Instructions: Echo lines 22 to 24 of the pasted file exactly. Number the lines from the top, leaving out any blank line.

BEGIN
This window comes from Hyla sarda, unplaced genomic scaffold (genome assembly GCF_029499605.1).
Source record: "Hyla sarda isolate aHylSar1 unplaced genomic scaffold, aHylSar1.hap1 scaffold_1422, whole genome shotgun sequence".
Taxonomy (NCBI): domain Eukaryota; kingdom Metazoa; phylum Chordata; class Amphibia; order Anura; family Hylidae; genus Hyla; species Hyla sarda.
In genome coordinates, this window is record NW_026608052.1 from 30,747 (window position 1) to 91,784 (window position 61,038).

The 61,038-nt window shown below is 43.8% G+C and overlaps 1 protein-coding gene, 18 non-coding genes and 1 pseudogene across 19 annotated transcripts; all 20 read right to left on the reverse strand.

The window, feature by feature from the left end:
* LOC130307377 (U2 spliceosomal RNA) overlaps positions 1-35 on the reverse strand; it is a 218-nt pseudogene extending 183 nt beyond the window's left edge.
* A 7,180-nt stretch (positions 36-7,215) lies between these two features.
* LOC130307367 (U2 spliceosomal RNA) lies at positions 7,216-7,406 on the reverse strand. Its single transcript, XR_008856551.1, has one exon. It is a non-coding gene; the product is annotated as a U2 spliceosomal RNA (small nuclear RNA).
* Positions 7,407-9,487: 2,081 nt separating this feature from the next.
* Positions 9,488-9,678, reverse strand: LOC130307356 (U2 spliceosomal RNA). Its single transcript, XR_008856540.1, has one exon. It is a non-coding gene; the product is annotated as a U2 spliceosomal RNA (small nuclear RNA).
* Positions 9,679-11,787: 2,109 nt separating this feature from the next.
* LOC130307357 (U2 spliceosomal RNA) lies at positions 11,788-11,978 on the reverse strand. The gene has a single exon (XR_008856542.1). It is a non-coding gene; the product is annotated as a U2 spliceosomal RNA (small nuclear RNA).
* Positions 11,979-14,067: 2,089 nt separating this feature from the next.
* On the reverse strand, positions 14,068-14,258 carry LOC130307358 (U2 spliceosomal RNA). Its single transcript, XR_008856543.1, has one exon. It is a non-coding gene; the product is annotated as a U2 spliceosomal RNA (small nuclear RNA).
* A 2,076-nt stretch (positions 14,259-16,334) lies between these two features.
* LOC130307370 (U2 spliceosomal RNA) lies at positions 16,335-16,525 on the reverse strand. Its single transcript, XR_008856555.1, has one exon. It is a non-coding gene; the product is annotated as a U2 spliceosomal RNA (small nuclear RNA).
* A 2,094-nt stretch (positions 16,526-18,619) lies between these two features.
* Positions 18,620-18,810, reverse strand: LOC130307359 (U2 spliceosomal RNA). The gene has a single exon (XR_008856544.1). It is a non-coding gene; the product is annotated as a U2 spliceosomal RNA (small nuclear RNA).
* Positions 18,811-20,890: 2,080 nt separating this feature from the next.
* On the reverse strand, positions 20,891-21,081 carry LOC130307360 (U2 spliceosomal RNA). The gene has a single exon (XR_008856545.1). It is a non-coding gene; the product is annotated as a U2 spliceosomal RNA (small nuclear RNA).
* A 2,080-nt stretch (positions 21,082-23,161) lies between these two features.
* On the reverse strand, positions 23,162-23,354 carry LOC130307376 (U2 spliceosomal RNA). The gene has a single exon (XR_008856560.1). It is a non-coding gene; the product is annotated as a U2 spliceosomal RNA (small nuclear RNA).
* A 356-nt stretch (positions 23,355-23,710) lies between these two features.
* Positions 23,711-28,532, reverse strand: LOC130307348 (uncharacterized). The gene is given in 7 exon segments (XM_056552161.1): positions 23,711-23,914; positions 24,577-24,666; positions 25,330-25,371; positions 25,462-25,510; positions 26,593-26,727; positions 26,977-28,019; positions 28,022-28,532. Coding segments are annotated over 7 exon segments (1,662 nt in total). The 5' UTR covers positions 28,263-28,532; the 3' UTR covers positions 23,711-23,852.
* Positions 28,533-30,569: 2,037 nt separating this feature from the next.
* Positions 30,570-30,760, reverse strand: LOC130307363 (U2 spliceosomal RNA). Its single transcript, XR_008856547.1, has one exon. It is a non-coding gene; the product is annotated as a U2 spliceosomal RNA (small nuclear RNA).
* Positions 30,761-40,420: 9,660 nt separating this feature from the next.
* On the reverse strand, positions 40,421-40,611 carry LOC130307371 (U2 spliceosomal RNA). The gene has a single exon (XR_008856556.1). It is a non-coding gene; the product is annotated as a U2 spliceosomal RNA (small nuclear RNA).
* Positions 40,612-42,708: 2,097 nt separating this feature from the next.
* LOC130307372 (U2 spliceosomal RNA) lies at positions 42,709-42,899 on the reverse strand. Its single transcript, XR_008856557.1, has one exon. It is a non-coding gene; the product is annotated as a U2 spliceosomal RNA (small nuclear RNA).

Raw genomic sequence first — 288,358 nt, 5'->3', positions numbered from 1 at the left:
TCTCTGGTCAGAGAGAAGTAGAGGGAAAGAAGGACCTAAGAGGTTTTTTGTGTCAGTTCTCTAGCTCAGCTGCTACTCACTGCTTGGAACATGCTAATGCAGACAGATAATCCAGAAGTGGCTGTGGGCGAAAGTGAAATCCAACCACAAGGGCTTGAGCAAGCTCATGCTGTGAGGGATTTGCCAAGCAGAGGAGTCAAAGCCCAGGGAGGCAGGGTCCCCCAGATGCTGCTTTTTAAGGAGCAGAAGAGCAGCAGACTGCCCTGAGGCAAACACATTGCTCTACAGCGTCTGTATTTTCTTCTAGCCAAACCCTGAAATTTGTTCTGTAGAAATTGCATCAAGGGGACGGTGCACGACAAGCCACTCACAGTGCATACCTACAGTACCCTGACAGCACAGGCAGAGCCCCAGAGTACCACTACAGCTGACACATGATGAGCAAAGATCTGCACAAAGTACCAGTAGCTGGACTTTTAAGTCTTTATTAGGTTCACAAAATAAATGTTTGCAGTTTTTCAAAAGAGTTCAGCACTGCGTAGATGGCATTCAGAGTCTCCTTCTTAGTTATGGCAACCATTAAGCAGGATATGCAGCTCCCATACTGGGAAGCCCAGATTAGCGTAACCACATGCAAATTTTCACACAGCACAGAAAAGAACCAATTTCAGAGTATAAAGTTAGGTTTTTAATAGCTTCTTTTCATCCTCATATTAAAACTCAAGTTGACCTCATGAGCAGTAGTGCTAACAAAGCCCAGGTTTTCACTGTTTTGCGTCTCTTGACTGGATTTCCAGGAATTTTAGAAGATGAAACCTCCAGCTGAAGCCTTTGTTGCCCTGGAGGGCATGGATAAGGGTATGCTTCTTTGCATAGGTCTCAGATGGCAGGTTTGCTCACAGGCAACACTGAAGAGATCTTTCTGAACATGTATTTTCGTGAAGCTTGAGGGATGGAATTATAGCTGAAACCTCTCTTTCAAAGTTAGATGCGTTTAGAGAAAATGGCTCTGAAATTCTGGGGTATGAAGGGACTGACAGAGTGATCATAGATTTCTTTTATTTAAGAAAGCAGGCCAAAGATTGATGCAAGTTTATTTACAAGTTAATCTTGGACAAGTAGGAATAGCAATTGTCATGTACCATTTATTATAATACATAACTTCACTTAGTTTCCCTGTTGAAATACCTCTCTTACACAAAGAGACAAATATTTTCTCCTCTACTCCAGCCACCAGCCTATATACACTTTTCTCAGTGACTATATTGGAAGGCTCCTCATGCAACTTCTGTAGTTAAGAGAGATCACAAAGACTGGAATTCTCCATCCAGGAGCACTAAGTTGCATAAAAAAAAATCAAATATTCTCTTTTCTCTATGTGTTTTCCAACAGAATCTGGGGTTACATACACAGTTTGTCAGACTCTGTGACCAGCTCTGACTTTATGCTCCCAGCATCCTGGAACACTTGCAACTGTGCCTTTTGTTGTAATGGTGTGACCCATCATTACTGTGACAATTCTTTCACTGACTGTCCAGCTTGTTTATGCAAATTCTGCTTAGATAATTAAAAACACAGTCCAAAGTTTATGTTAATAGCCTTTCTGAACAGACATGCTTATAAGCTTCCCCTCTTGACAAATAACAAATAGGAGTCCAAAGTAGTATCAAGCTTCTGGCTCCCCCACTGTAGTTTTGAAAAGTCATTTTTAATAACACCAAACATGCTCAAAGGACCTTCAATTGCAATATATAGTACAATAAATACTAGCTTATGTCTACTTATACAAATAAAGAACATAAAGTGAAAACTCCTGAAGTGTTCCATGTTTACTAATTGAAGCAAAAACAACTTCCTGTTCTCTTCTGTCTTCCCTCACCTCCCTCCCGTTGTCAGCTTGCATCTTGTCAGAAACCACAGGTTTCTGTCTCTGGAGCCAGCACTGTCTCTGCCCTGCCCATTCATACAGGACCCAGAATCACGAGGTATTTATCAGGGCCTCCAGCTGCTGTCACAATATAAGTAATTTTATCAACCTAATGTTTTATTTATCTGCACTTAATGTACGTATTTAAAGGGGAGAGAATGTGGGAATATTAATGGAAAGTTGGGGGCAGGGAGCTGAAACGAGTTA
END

* A 2,080-nt stretch (positions 21,082-23,161) lies between these two features.
* On the reverse strand, positions 23,162-23,354 carry LOC130307376 (U2 spliceosomal RNA). The gene has a single exon (XR_008856560.1). It is a non-coding gene; the product is annotated as a U2 spliceosomal RNA (small nuclear RNA).
* A 356-nt stretch (positions 23,355-23,710) lies between these two features.